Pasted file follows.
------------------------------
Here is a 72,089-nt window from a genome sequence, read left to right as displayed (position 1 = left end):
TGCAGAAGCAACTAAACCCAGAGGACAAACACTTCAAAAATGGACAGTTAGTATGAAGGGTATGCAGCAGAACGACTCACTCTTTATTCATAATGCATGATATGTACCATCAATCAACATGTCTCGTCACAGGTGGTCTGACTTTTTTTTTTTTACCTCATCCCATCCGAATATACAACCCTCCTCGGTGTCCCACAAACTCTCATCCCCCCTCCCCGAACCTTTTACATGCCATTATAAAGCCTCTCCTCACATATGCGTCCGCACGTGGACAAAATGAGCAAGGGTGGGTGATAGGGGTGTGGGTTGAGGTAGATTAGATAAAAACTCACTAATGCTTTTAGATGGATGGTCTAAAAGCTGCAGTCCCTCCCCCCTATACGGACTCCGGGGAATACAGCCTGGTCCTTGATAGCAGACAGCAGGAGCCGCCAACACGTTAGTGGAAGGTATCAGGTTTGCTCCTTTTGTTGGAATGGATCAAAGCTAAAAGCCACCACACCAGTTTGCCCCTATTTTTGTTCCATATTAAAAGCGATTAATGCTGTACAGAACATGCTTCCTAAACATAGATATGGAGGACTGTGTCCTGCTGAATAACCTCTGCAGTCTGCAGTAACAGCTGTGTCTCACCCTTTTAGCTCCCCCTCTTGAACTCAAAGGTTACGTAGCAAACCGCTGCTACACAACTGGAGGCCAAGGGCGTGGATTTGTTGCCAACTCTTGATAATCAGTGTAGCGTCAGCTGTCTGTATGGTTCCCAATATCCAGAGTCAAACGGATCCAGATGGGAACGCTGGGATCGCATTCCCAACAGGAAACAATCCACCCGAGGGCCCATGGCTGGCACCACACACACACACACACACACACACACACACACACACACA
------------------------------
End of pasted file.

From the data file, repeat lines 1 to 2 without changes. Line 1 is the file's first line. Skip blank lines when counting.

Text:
Here is a 72,089-nt window from a genome sequence, read left to right as displayed (position 1 = left end):
TGCAGAAGCAACTAAACCCAGAGGACAAACACTTCAAAAATGGACAGTTAGTATGAAGGGTATGCAGCAGAACGACTCACTCTTTATTCATAATGCATGATATGTACCATCAATCAACATGTCTCGTCACAGGTGGTCTGACTTTTTTTTTTTTACCTCATCCCATCCGAATATACAACCCTCCTCGGTGTCCCACAAACTCTCATCCCCCCTCCCCGAACCTTTTACATGCCATTATAAAGCCTCTCCTCACATATGCGTCCGCACGTGGACAAAATGAGCAAGGGTGGGTGATAGGGGTGTGGGTTGAGGTAGATTAGATAAAAACTCACTAATGCTTTTAGATGGATGGTCTAAAAGCTGCAGTCCCTCCCCCCTATACGGACTCCGGGGAATACAGCCTGGTCCTTGATAGCAGACAGCAGGAGCCGCCAACACGTTAGTGGAAGGTATCAGGTTTGCTCCTTTTGTTGGAATGGATCAAAGCTAAAAGCCACCACACCAGTTTGCCCCTATTTTTGTTCCATATTAAAAGCGATTAATGCTGTACAGAACATGCTTCCTAAACATAGATATGGAGGACTGTGTCCTGCTGAATAACCTCTGCAGTCTGCAGTAACAGCTGTGTCTCACCCTTTTAGCTCCCCCTCTTGAACTCAAAGGTTACGTAGCAAACCGCTGCTACACAACTGGAGGCCAAGGGCGTGGATTTGTTGCCAACTCTTGATAATCAGTGTAGCGTCAGCTGTCTGTATGGTTCCCAATATCCAGAGTCAAACGGATCCAGATGGGAACGCTGGGATCGCATTCCCAACAGGAAACAATCCACCCGAGGGCCCATGGCTGGCACCACACACACACACACACACACACACACACACACACACACA